Going up and down the floors of the building and noticing the most popular works is not the only way of talking about the works at the Triennial. My favorite way of dividing artworks is according to the categories of “works that do not know what they are (or what they want to say)” and “works that know very well in advance what their message is.” It must be noted that it is the latter category that is especially popular with the audience. I can see how an old school aestheticians might find, in this reaction of the public, traces of a philistinism that demands something meaningful, enjoyable, beautiful or at least promising from art. But in any case, works that do not know what they have to offer look a bit abandoned and solitary. ALL THIS THIS HERE (2012), by the Brazilian artist Cinthia Marcelle (born in 1974) consists of a bucket placed in the middle of a small puddle. That’s it, no less no more. The work raises a series of questions and doubts: what liquid is that; was the liquid initially in the bucket; is there a hole in the bucket; how small is the hole; how long did it take to form the puddle; and so forth. The work might also raise another serious question: what can it tell us about the world outside the museum’s walls?

Another contribution that would I like to bring under the category of works that do not know what they are is the video Jewel (2010) by Hassan Khan (born in 1975 in London). In the video two men dance to a loud electro-oriental score composed by the artist. The label tells us: “…Khan creates an unmarked, neutral grey space (echoed by the installation space itself), in which two men interact with each other through dance… Jewel explores the compression of an era reflected through the vernacular languages it has produced.” Frankly, I failed to see any “gray space” or even “the compression of an era,” but stood there and watched in a hypnotic trance (like a bunny watching a snake) the beautiful dancing of these two men.

Works at the other extreme of this comparative model might include WE THE PEOPLE (2011) by Dahn Võ (born in 1975). The artist worked with craftsmen in China to produce for the Triennial fragments of the full-scale exterior skin of the Statue of Liberty. This is the type of work which I regard as knowing in advance what it wants to offer. It rises forward in a language very familiar to the viewer: from the first words of the U.S. constitution (in the title) to one of the most exploited symbols of our age (Miss Liberty), and from its being “made in China” to “disassemblage” and “deconstruction” as some of the most favored techniques of contemporary art. All of this rushes to place in the minds of the viewers ready-made words and images, easing the work of journalists and bloggers. No wonder perhaps that it is precisely this work that has been most reproduced on the pages of the major newspapers that covered the Triennial.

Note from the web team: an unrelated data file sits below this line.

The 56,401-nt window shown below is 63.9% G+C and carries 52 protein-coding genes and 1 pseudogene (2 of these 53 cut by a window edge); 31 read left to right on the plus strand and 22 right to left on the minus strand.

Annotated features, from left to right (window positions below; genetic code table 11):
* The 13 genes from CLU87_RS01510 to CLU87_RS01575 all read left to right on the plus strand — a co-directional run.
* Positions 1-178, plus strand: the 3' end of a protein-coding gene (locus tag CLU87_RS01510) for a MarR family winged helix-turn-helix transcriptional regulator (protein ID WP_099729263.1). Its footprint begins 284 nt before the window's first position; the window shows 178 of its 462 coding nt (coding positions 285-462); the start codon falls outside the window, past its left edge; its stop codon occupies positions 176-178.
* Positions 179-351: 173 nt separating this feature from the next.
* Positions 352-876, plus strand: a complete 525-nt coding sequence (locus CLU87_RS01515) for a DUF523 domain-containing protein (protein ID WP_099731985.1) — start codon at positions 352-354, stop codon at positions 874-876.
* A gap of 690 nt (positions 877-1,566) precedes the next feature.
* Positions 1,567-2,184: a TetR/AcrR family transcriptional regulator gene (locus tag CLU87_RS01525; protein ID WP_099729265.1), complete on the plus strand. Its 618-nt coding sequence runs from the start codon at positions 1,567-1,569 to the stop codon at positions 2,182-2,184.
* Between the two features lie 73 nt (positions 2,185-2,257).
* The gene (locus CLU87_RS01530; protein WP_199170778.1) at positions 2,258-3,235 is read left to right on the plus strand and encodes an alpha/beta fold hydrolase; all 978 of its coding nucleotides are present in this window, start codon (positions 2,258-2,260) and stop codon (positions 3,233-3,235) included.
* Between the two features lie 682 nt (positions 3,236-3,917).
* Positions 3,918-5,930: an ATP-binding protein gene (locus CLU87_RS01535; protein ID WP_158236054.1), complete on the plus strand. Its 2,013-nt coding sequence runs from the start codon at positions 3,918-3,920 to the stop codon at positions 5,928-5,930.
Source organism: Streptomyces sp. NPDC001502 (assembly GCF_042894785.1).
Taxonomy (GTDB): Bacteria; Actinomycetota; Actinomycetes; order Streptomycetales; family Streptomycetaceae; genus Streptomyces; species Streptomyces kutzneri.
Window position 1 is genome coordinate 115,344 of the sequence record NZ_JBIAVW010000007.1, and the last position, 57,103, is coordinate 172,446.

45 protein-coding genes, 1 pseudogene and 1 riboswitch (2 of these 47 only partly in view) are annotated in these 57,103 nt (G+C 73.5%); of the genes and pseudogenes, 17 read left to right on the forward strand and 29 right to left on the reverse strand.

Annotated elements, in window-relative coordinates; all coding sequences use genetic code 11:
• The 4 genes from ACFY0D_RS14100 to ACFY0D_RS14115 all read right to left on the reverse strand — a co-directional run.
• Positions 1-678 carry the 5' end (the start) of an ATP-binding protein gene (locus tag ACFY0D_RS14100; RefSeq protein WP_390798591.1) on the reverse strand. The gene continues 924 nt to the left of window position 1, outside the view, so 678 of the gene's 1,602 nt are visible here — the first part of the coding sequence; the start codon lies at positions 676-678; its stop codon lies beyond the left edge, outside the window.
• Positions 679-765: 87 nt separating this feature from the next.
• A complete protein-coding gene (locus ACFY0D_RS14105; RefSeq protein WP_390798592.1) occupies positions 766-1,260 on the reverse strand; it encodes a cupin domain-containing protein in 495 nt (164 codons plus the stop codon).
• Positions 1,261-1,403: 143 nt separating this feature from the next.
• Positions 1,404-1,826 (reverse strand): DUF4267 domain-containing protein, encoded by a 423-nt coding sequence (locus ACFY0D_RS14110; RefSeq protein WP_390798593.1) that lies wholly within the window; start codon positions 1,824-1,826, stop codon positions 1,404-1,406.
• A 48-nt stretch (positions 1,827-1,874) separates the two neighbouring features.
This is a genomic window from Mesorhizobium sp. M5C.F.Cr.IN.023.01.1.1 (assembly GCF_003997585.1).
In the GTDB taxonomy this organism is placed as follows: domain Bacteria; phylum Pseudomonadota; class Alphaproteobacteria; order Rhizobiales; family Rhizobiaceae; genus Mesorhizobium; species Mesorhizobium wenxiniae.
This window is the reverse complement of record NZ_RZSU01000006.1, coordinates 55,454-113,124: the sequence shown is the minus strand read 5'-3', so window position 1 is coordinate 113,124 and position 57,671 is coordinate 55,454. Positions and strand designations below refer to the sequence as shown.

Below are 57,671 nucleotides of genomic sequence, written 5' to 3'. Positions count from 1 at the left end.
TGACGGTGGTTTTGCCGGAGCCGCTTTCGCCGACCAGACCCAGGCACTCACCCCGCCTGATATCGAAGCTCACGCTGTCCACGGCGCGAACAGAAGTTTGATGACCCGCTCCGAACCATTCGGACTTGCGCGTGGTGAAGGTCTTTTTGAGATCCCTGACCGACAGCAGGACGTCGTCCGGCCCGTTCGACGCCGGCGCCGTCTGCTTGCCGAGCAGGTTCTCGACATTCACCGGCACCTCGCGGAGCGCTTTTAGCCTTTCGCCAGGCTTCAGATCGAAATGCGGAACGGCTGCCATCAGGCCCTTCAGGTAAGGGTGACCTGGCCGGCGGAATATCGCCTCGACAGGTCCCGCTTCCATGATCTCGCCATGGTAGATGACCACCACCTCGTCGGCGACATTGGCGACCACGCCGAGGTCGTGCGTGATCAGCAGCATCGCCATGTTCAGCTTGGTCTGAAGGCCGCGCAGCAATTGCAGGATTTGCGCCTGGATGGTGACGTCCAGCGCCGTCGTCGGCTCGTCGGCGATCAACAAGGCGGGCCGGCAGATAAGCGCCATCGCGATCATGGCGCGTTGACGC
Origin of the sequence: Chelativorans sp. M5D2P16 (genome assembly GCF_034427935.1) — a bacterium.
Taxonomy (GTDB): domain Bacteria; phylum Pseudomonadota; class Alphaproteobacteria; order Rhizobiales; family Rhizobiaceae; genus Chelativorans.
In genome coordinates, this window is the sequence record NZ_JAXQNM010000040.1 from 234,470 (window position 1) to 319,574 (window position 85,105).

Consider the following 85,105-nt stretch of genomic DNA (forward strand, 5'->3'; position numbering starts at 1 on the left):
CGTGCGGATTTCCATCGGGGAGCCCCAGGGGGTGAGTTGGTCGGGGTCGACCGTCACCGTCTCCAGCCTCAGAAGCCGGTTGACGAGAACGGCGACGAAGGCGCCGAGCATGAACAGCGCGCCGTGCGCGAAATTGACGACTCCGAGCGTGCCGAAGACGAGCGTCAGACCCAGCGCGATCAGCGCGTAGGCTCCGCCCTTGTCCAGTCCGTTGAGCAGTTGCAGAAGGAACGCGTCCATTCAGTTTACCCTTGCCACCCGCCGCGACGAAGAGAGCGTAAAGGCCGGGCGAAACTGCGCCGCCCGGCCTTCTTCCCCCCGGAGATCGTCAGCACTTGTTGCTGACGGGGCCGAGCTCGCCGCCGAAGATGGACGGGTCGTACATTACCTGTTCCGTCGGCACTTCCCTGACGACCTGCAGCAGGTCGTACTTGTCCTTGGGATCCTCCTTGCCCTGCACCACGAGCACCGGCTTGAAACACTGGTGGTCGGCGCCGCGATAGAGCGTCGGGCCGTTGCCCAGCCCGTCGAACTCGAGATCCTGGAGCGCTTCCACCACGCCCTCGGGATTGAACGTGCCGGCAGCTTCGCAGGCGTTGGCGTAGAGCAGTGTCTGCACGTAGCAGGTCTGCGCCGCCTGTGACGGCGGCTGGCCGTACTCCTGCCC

Another way to talk about the Triennial is to mention those works that quote already established “classical” approaches in contemporary art. Take for instance the work of 1979-born Mariana Telleria entitled Days of Truth (2012). Arranged on the shelves, the viewer finds a collection of interacting objects: a basketball wrapped in tree twigs, which brings to mind the crown of thorns on the head of a martyr; packages of different sizes tightly packaging each other; a bottle with its label attached inside-out; stones, roots or leaves having a tête-à-tête with man-made products. All of these interactions, meditative and subtle, instantly bring to mind the rich Latin American tradition of concrete art, conceptualism or of those thoughtful sculptures made by such artists as Cildo Meireles or Gabriel Orozco. Then, walking down by the stairs from the fifth floor, one pauses to sneak into a niche filled by Abigail DeVille (born in 1981) with various materials collected in the streets. Dark Day (2012) looks like the place from which someone has just flown into space, though not from a Soviet apartment as did one of Kabakov’s older characters, but from an elevator shaft at the New Museum.

But I would like to conclude now with youth, which occupies such a prominent place at the New Museum.

During the period of the Soviet revolutionary avant-garde, Alexander Bogdanov – one of the ideologues of the Proletkult – was reflecting on how a new socialist art could be different from its capitalist version. One of the distinctive features he proposed was the idea of  “generational friendship,” which is to say that a new socialist art would strive toward establishing new forms of cooperation among various generations of artists. It was unification and merging, rather than separation and exclusion according to the criterion of age, that Bogdanov found essential for a true socialist art. For an event that claims to have been inspired or set within the left-wing rhetorical context of the Occupy movement, such “radical” principles might have been something to take note of.

 

Octavian Esanu, Published in ArtExperience: NYC, Spring 2012, Vol. I, No. 7



[1] See for instance Holland Cotter, “Quiet Disobedience,” New York Times, February 16, 2012.